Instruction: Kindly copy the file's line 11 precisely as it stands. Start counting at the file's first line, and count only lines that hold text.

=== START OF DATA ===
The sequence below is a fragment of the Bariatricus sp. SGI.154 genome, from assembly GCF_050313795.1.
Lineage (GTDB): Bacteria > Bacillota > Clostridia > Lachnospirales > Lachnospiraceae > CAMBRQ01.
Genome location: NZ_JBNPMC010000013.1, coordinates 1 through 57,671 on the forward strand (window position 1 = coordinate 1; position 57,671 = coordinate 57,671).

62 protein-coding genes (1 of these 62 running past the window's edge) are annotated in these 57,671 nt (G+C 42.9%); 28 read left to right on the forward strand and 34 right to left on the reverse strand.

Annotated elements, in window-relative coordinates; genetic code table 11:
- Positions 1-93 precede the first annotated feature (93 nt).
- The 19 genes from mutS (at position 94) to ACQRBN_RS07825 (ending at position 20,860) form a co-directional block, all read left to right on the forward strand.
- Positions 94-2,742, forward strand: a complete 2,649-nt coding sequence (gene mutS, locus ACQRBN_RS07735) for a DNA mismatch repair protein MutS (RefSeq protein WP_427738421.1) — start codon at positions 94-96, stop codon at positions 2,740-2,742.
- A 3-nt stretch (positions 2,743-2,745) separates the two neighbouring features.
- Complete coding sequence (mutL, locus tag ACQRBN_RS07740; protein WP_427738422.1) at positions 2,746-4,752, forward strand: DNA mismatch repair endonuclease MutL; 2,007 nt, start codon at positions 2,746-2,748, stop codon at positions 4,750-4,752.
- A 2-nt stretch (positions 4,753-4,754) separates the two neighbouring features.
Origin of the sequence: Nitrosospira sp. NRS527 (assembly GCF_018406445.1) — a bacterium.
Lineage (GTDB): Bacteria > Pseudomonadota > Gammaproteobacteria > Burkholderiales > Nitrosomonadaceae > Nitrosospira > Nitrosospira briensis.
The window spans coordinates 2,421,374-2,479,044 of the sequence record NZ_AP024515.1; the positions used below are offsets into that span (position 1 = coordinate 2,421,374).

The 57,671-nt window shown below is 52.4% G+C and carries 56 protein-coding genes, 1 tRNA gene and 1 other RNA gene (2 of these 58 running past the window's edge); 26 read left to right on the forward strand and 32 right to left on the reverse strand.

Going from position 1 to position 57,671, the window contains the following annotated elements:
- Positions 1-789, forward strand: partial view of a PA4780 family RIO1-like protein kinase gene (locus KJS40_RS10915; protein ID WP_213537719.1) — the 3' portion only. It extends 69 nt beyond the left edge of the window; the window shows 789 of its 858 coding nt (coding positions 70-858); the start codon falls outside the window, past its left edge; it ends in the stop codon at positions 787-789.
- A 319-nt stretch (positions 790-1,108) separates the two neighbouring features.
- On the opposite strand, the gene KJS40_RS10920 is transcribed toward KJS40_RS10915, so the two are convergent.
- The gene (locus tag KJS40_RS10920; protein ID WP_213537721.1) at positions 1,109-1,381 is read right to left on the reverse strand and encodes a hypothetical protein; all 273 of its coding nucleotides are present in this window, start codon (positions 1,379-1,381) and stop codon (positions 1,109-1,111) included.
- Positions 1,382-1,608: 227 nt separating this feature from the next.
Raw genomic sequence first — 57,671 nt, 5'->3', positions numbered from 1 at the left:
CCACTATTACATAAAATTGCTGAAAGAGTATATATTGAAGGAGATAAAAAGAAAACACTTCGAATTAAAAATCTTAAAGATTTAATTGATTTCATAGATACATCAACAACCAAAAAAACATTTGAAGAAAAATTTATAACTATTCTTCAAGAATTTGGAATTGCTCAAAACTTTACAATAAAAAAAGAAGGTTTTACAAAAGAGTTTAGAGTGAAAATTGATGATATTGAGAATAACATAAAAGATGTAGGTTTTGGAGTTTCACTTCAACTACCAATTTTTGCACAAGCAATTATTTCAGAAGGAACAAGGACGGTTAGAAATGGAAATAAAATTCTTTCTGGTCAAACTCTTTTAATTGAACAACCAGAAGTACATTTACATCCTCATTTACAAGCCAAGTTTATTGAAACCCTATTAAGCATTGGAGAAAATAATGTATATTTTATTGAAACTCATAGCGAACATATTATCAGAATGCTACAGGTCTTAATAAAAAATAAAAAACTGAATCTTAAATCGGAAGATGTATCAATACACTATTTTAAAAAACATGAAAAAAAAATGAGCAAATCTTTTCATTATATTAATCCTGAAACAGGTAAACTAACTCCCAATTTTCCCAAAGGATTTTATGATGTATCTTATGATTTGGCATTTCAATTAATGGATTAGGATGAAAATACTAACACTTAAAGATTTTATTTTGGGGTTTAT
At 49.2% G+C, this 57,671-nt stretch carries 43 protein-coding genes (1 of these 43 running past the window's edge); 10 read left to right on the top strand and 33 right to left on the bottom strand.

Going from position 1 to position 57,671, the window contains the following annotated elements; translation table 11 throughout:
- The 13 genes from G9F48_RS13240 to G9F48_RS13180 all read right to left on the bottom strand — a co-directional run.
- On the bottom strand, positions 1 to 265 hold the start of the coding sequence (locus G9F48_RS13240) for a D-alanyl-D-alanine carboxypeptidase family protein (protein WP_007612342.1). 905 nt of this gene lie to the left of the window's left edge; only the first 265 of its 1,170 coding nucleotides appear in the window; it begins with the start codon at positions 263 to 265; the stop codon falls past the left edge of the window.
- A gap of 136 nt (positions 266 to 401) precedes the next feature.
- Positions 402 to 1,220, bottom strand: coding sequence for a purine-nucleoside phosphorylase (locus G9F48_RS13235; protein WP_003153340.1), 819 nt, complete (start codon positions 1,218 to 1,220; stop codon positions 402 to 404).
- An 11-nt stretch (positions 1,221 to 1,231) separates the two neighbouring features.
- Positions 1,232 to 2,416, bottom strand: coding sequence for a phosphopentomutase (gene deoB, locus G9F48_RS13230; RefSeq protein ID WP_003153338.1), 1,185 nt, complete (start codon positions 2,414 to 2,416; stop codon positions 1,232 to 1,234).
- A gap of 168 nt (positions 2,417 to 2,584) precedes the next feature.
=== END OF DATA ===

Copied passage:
- A 2-nt stretch (positions 4,753-4,754) separates the two neighbouring features.